3 MIN. DE LECTURA
(Adds background on Banamex, detail from statement)
By Elinor Comlay
MEXICO CITY, Oct 14 (Reuters) - Citigroup Inc said on Tuesday it uncovered a $15 million fraud at Banamex, its troubled Mexican bank, related to a private security services company the bank operated.
The company, originally set up only to protect Banamex's board members and their families, was found to have been offering its services to third parties, a person familiar with the investigation said. The fraud related to expense claims submitted by the company, the person added.
The loss is the latest of a string of problems at Banamex. Citigroup said in February it uncovered at least $400 million in fraudulent loans that Banamex made to Mexican oil services company Oceanografia. That figure has since increased to more than $500 million.
The Mexican unit fired two bond traders after uncovering rogue trading last year and taken writedowns related to bad loans to Mexican homebuilders extended in the last few years.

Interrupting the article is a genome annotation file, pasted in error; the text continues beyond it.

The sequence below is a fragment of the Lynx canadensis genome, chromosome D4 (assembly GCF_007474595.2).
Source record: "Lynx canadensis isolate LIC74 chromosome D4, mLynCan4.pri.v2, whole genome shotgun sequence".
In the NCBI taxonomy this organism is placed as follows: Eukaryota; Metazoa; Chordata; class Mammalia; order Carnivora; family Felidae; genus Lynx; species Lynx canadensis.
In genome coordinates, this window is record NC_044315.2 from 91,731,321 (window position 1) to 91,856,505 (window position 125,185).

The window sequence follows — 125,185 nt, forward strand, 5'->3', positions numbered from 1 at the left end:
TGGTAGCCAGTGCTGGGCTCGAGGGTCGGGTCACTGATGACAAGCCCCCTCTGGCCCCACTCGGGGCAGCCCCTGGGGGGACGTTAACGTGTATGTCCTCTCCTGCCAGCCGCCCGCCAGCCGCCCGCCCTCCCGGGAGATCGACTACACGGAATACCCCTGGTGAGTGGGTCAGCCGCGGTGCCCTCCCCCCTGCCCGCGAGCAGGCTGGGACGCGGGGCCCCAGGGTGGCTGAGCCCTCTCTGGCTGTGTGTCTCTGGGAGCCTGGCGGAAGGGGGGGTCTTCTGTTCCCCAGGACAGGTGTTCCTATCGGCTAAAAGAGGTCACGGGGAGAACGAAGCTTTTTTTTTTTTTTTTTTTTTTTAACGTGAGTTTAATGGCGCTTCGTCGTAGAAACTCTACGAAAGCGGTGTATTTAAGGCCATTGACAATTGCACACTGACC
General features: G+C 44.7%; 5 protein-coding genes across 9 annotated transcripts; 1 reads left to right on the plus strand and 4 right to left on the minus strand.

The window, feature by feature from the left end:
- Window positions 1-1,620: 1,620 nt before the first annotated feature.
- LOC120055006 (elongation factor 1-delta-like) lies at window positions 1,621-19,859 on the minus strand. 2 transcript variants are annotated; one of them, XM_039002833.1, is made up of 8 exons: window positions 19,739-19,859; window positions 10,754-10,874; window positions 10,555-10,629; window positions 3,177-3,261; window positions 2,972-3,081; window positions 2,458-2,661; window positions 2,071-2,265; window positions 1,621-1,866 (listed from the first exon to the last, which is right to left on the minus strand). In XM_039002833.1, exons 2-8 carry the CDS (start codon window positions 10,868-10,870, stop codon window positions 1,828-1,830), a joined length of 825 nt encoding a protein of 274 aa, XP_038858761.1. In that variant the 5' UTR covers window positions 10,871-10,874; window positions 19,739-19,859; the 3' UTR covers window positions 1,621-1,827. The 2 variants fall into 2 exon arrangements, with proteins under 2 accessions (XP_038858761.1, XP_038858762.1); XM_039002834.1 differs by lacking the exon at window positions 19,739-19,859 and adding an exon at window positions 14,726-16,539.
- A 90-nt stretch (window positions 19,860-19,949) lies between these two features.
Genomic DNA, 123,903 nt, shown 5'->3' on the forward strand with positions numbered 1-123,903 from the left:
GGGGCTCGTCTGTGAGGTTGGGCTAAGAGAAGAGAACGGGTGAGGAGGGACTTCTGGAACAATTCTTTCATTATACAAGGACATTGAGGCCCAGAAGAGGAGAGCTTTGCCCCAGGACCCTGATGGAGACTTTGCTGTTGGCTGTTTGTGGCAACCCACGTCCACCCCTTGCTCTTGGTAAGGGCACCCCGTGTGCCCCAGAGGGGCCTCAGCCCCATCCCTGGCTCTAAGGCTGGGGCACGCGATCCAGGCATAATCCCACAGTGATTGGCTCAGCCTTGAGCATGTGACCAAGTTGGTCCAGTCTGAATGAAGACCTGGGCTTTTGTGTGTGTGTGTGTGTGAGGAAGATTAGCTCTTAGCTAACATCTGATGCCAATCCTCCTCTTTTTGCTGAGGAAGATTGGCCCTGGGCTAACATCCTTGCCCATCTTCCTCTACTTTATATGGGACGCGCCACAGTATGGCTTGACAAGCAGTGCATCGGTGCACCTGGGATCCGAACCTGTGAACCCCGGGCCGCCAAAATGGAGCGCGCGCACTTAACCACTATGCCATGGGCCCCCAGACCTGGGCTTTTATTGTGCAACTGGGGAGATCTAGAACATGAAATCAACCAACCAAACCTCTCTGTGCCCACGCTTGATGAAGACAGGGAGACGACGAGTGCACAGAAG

Banamex USA is facing a U.S. criminal investigation involving possible violations of money-laundering laws, a source has told Reuters.
The responsibilities of Banamex's security unit widened over time to include providing services to Banamex senior executives, the source said. The unit also began providing services to outside parties, who may have been Banamex clients, the source added.
The security company is being wound down and its services will be provided by an outside contractor, Citigroup said in a statement.
Violence in Mexico has increased in recent years as the government has fought with drug gangs.
Many international companies provide top executives in Mexico with kidnap insurance and some security services, usually from outside contractors.
Mexico's President Enrique Pena Nieto took office two years ago, pledging to end the violence that has killed about 100,000 people since the start of 2007. Although homicides have fallen during his presidency, other crimes have increased, including extortion and kidnapping. (Reporting by Elinor Comlay, Editing by Dan Wilchins, W Simon and Jeffrey Benkoe)